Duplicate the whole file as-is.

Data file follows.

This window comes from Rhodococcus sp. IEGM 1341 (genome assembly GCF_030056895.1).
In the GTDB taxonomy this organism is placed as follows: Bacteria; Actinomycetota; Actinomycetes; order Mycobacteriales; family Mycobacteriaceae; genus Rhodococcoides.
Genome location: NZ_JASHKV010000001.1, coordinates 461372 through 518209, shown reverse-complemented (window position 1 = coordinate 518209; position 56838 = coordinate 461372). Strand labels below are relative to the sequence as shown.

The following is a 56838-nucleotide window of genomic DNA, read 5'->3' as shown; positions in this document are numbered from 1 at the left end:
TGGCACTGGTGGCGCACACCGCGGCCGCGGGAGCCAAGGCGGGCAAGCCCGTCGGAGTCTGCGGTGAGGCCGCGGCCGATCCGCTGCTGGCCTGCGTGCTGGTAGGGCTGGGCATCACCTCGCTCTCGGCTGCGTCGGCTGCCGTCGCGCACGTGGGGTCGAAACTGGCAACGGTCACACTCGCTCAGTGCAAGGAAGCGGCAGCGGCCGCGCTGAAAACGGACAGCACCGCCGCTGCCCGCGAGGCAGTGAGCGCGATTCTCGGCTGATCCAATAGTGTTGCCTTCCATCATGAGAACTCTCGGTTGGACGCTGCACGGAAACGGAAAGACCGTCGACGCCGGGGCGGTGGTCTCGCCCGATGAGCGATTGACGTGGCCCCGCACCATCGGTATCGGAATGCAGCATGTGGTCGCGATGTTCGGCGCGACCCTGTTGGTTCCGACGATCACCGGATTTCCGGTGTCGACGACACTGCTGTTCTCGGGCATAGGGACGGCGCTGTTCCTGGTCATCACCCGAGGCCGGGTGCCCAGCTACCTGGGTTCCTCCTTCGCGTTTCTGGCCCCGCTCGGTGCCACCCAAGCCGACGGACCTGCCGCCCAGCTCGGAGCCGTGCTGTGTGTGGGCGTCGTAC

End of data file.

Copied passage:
This window comes from Rhodococcus sp. IEGM 1341 (genome assembly GCF_030056895.1).
In the GTDB taxonomy this organism is placed as follows: Bacteria; Actinomycetota; Actinomycetes; order Mycobacteriales; family Mycobacteriaceae; genus Rhodococcoides.
Genome location: NZ_JASHKV010000001.1, coordinates 461372 through 518209, shown reverse-complemented (window position 1 = coordinate 518209; position 56838 = coordinate 461372). Strand labels below are relative to the sequence as shown.

The following is a 56838-nucleotide window of genomic DNA, read 5'->3' as shown; positions in this document are numbered from 1 at the left end:
TGGCACTGGTGGCGCACACCGCGGCCGCGGGAGCCAAGGCGGGCAAGCCCGTCGGAGTCTGCGGTGAGGCCGCGGCCGATCCGCTGCTGGCCTGCGTGCTGGTAGGGCTGGGCATCACCTCGCTCTCGGCTGCGTCGGCTGCCGTCGCGCACGTGGGGTCGAAACTGGCAACGGTCACACTCGCTCAGTGCAAGGAAGCGGCAGCGGCCGCGCTGAAAACGGACAGCACCGCCGCTGCCCGCGAGGCAGTGAGCGCGATTCTCGGCTGATCCAATAGTGTTGCCTTCCATCATGAGAACTCTCGGTTGGACGCTGCACGGAAACGGAAAGACCGTCGACGCCGGGGCGGTGGTCTCGCCCGATGAGCGATTGACGTGGCCCCGCACCATCGGTATCGGAATGCAGCATGTGGTCGCGATGTTCGGCGCGACCCTGTTGGTTCCGACGATCACCGGATTTCCGGTGTCGACGACACTGCTGTTCTCGGGCATAGGGACGGCGCTGTTCCTGGTCATCACCCGAGGCCGGGTGCCCAGCTACCTGGGTTCCTCCTTCGCGTTTCTGGCCCCGCTCGGTGCCACCCAAGCCGACGGACCTGCCGCCCAGCTCGGAGCCGTGCTGTGTGTGGGCGTCGTAC